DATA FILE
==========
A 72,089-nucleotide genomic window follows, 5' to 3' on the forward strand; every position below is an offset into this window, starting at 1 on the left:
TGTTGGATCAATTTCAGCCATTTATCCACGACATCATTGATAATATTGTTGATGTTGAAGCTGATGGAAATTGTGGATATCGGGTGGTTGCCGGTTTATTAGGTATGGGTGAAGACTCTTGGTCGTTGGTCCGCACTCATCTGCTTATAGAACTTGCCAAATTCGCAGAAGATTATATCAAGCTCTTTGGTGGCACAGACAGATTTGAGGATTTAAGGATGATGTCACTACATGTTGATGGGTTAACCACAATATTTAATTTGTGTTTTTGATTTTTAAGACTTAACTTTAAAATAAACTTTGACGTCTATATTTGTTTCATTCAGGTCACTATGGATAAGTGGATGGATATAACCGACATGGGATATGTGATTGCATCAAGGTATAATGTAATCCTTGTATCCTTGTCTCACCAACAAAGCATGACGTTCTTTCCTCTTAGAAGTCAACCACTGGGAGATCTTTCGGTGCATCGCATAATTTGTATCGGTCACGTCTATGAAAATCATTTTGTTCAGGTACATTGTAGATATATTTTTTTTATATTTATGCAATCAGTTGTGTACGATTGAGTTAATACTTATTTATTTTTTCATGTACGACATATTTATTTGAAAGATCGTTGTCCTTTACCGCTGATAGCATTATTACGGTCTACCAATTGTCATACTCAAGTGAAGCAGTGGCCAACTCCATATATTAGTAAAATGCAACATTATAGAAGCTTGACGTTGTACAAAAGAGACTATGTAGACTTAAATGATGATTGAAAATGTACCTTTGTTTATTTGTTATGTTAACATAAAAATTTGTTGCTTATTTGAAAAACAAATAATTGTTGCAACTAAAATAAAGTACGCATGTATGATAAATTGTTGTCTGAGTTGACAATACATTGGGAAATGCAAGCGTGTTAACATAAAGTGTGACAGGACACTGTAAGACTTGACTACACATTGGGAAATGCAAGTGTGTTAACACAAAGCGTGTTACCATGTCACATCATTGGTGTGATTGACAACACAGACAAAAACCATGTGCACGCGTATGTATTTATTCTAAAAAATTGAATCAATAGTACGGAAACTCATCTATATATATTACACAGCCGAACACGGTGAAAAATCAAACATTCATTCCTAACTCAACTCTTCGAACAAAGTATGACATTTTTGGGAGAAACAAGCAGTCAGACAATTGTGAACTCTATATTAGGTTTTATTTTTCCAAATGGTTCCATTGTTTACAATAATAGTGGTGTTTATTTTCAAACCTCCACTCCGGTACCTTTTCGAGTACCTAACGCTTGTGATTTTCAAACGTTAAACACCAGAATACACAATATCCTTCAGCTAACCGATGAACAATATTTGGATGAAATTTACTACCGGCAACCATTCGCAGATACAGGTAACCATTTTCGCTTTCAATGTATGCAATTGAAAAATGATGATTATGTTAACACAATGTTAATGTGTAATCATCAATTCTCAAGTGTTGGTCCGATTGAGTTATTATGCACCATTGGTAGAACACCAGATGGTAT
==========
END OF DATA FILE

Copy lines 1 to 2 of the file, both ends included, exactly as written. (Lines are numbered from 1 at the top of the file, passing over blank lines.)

A 72,089-nucleotide genomic window follows, 5' to 3' on the forward strand; every position below is an offset into this window, starting at 1 on the left:
TGTTGGATCAATTTCAGCCATTTATCCACGACATCATTGATAATATTGTTGATGTTGAAGCTGATGGAAATTGTGGATATCGGGTGGTTGCCGGTTTATTAGGTATGGGTGAAGACTCTTGGTCGTTGGTCCGCACTCATCTGCTTATAGAACTTGCCAAATTCGCAGAAGATTATATCAAGCTCTTTGGTGGCACAGACAGATTTGAGGATTTAAGGATGATGTCACTACATGTTGATGGGTTAACCACAATATTTAATTTGTGTTTTTGATTTTTAAGACTTAACTTTAAAATAAACTTTGACGTCTATATTTGTTTCATTCAGGTCACTATGGATAAGTGGATGGATATAACCGACATGGGATATGTGATTGCATCAAGGTATAATGTAATCCTTGTATCCTTGTCTCACCAACAAAGCATGACGTTCTTTCCTCTTAGAAGTCAACCACTGGGAGATCTTTCGGTGCATCGCATAATTTGTATCGGTCACGTCTATGAAAATCATTTTGTTCAGGTACATTGTAGATATATTTTTTTTATATTTATGCAATCAGTTGTGTACGATTGAGTTAATACTTATTTATTTTTTCATGTACGACATATTTATTTGAAAGATCGTTGTCCTTTACCGCTGATAGCATTATTACGGTCTACCAATTGTCATACTCAAGTGAAGCAGTGGCCAACTCCATATATTAGTAAAATGCAACATTATAGAAGCTTGACGTTGTACAAAAGAGACTATGTAGACTTAAATGATGATTGAAAATGTACCTTTGTTTATTTGTTATGTTAACATAAAAATTTGTTGCTTATTTGAAAAACAAATAATTGTTGCAACTAAAATAAAGTACGCATGTATGATAAATTGTTGTCTGAGTTGACAATACATTGGGAAATGCAAGCGTGTTAACATAAAGTGTGACAGGACACTGTAAGACTTGACTACACATTGGGAAATGCAAGTGTGTTAACACAAAGCGTGTTACCATGTCACATCATTGGTGTGATTGACAACACAGACAAAAACCATGTGCACGCGTATGTATTTATTCTAAAAAATTGAATCAATAGTACGGAAACTCATCTATATATATTACACAGCCGAACACGGTGAAAAATCAAACATTCATTCCTAACTCAACTCTTCGAACAAAGTATGACATTTTTGGGAGAAACAAGCAGTCAGACAATTGTGAACTCTATATTAGGTTTTATTTTTCCAAATGGTTCCATTGTTTACAATAATAGTGGTGTTTATTTTCAAACCTCCACTCCGGTACCTTTTCGAGTACCTAACGCTTGTGATTTTCAAACGTTAAACACCAGAATACACAATATCCTTCAGCTAACCGATGAACAATATTTGGATGAAATTTACTACCGGCAACCATTCGCAGATACAGGTAACCATTTTCGCTTTCAATGTATGCAATTGAAAAATGATGATTATGTTAACACAATGTTAATGTGTAATCATCAATTCTCAAGTGTTGGTCCGATTGAGTTATTATGCACCATTGGTAGAACACCAGATGGTAT